Now to be fair, Toucan isn’t so massively complex yet. It’s not like they’ve managed to fit JIRA or Salesforce level complexity behind a three button toolbar. The point is that they seem to realize that the feeling of ease is the core emotional promise of the app just as learning a language is the core utility promise. You discover the new features in the context of your continued use of the internet. Time will tell if they’re able to maintain this promise as they continue to expand the product’s functionality; I would see it as the core capability they can strengthen to continue distancing themselves from apps like Babbel or even full-on language courses which might be more intense and structured, but suffer from huge churn due to the emotional pain of “sticking with it”.

Monetization: an opportunity to take the promise further

Given the apparent focus on ease, intuitiveness, and effortless functionality, you’d expect the revenue model to be baked directly into the main value moments. And when I think about the value I get from Toucan, it really comes down to the number of new words and phrases I now know without having expended any effort. That’s the magic. Sometimes I even hover over a word I know so well I’m tired of seeing it and hit this little checkmark to get that hit of dopamine that comes with this fun celebration animation.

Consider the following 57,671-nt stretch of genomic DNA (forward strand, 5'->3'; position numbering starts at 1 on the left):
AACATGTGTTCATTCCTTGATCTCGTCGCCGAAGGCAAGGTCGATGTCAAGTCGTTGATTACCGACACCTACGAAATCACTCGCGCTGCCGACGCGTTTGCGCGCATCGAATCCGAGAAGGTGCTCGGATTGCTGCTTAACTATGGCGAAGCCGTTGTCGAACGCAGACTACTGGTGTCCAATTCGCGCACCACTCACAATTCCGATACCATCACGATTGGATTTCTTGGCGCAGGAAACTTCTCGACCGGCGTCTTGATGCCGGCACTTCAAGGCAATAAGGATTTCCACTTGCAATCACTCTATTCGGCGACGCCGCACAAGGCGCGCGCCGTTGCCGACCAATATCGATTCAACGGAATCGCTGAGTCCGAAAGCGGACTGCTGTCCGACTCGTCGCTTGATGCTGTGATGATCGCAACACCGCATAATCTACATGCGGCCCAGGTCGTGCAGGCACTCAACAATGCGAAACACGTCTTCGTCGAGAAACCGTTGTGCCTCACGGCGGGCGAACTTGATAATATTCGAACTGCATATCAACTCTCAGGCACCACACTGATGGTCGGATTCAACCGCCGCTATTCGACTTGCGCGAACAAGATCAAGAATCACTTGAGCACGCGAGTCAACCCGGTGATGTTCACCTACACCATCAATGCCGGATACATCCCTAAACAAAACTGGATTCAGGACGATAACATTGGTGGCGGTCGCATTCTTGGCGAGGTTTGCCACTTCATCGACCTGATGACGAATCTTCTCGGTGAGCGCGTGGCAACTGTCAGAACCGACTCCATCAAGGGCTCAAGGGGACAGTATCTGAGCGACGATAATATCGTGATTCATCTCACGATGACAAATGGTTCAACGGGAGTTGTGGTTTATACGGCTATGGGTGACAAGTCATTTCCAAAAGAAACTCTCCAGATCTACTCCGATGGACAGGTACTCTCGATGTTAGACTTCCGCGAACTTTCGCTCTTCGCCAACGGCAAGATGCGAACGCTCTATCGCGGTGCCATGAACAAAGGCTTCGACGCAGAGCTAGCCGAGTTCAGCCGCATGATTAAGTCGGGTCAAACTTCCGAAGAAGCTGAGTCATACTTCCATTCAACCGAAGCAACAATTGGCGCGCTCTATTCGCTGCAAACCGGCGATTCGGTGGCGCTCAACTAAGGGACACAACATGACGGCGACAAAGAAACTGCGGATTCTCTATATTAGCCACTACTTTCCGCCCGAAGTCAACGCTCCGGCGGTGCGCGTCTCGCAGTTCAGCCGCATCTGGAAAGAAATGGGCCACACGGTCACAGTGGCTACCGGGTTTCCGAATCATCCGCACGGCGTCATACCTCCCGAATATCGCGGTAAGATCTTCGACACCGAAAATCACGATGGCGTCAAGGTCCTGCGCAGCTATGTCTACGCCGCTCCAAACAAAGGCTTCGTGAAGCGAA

In contrast to the rest of the product, this is an area where Toucan delivers the value but misses the details that would deliver the emotional benefit. I don’t actually get a feeling of progress from the product, despite the fact that I really am progressing. I check off words when I know them, yet when I go to my dashboard it shows me “words translated” which is basically just the number of words I’ve seen. There’s nowhere I can see the number or list of the words I now know. To be clear I’m not suggesting I think every word needs to be checked off in order for the user to progress (that would also undercut the value of being effortless), but I would assume that behind the scenes there is some model that looks at how often I’m exposed to a word without needing its translation and using that as a metric of “learned.” Whatever the right ways to track it, the feeling of progress I get from the animation when I check a word isn’t carried through to the rest of the experience. And if “checking” words is going to be such a prominent part of the experience, that feedback loop of progress shouldn’t be lost entirely.